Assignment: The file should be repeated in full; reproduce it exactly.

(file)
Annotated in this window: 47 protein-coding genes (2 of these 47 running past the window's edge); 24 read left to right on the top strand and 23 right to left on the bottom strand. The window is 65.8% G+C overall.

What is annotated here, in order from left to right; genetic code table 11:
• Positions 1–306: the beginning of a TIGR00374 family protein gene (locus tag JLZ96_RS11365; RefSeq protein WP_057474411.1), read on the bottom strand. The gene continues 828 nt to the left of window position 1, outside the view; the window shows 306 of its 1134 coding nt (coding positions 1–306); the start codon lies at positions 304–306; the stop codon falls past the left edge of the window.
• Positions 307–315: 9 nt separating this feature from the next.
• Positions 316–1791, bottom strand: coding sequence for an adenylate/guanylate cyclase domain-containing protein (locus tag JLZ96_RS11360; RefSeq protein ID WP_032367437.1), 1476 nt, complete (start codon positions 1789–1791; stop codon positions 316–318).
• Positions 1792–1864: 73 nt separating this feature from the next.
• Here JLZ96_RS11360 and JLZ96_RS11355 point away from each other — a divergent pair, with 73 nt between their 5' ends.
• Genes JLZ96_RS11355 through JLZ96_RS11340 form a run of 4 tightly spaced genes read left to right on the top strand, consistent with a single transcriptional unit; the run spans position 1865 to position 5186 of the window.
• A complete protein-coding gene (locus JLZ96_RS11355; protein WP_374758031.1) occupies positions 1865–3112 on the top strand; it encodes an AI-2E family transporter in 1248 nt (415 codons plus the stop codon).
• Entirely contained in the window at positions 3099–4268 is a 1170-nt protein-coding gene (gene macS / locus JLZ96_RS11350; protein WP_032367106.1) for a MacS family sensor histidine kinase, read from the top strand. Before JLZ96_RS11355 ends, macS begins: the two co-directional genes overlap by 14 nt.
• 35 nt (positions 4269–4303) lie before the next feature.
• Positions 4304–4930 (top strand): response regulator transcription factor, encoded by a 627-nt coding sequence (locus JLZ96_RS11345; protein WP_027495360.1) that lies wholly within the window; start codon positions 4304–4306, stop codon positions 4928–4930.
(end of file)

Annotated in this window: 47 protein-coding genes (2 of these 47 running past the window's edge); 24 read left to right on the top strand and 23 right to left on the bottom strand. The window is 65.8% G+C overall.

What is annotated here, in order from left to right; genetic code table 11:
• Positions 1–306: the beginning of a TIGR00374 family protein gene (locus tag JLZ96_RS11365; RefSeq protein WP_057474411.1), read on the bottom strand. The gene continues 828 nt to the left of window position 1, outside the view; the window shows 306 of its 1134 coding nt (coding positions 1–306); the start codon lies at positions 304–306; the stop codon falls past the left edge of the window.
• Positions 307–315: 9 nt separating this feature from the next.
• Positions 316–1791, bottom strand: coding sequence for an adenylate/guanylate cyclase domain-containing protein (locus tag JLZ96_RS11360; RefSeq protein ID WP_032367437.1), 1476 nt, complete (start codon positions 1789–1791; stop codon positions 316–318).
• Positions 1792–1864: 73 nt separating this feature from the next.
• Here JLZ96_RS11360 and JLZ96_RS11355 point away from each other — a divergent pair, with 73 nt between their 5' ends.
• Genes JLZ96_RS11355 through JLZ96_RS11340 form a run of 4 tightly spaced genes read left to right on the top strand, consistent with a single transcriptional unit; the run spans position 1865 to position 5186 of the window.
• A complete protein-coding gene (locus JLZ96_RS11355; protein WP_374758031.1) occupies positions 1865–3112 on the top strand; it encodes an AI-2E family transporter in 1248 nt (415 codons plus the stop codon).
• Entirely contained in the window at positions 3099–4268 is a 1170-nt protein-coding gene (gene macS / locus JLZ96_RS11350; protein WP_032367106.1) for a MacS family sensor histidine kinase, read from the top strand. Before JLZ96_RS11355 ends, macS begins: the two co-directional genes overlap by 14 nt.
• 35 nt (positions 4269–4303) lie before the next feature.
• Positions 4304–4930 (top strand): response regulator transcription factor, encoded by a 627-nt coding sequence (locus JLZ96_RS11345; protein WP_027495360.1) that lies wholly within the window; start codon positions 4304–4306, stop codon positions 4928–4930.